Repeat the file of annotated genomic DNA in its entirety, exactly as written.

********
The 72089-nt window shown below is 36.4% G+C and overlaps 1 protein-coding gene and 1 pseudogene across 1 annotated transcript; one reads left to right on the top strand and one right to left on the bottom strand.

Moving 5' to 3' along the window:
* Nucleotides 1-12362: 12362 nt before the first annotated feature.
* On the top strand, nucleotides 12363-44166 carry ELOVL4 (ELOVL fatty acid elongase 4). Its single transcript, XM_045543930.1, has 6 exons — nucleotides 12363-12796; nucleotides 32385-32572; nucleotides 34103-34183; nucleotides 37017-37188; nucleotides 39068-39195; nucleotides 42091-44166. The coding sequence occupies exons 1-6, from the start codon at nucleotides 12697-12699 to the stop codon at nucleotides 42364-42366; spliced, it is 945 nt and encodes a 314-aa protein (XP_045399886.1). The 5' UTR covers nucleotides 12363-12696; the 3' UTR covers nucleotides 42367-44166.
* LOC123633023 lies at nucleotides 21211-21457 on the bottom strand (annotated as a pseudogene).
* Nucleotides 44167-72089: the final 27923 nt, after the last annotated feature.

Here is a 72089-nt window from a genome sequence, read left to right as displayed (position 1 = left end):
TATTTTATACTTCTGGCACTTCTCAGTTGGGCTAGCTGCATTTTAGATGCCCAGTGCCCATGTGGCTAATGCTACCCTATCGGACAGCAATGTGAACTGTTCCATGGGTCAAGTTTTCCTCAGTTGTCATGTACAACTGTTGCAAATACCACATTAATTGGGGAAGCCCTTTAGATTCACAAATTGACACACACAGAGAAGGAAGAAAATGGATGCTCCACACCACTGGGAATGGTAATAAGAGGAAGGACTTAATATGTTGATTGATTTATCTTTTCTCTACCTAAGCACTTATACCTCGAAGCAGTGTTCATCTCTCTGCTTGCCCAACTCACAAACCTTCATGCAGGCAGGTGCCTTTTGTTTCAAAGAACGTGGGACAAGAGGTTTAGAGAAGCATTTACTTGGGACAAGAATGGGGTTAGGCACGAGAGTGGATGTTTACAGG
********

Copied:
The 72089-nt window shown below is 36.4% G+C and overlaps 1 protein-coding gene and 1 pseudogene across 1 annotated transcript; one reads left to right on the top strand and one right to left on the bottom strand.

Moving 5' to 3' along the window:
* Nucleotides 1-12362: 12362 nt before the first annotated feature.
* On the top strand, nucleotides 12363-44166 carry ELOVL4 (ELOVL fatty acid elongase 4). Its single transcript, XM_045543930.1, has 6 exons — nucleotides 12363-12796; nucleotides 32385-32572; nucleotides 34103-34183; nucleotides 37017-37188; nucleotides 39068-39195; nucleotides 42091-44166. The coding sequence occupies exons 1-6, from the start codon at nucleotides 12697-12699 to the stop codon at nucleotides 42364-42366; spliced, it is 945 nt and encodes a 314-aa protein (XP_045399886.1). The 5' UTR covers nucleotides 12363-12696; the 3' UTR covers nucleotides 42367-44166.
* LOC123633023 lies at nucleotides 21211-21457 on the bottom strand (annotated as a pseudogene).
* Nucleotides 44167-72089: the final 27923 nt, after the last annotated feature.

Here is a 72089-nt window from a genome sequence, read left to right as displayed (position 1 = left end):
TATTTTATACTTCTGGCACTTCTCAGTTGGGCTAGCTGCATTTTAGATGCCCAGTGCCCATGTGGCTAATGCTACCCTATCGGACAGCAATGTGAACTGTTCCATGGGTCAAGTTTTCCTCAGTTGTCATGTACAACTGTTGCAAATACCACATTAATTGGGGAAGCCCTTTAGATTCACAAATTGACACACACAGAGAAGGAAGAAAATGGATGCTCCACACCACTGGGAATGGTAATAAGAGGAAGGACTTAATATGTTGATTGATTTATCTTTTCTCTACCTAAGCACTTATACCTCGAAGCAGTGTTCATCTCTCTGCTTGCCCAACTCACAAACCTTCATGCAGGCAGGTGCCTTTTGTTTCAAAGAACGTGGGACAAGAGGTTTAGAGAAGCATTTACTTGGGACAAGAATGGGGTTAGGCACGAGAGTGGATGTTTACAGG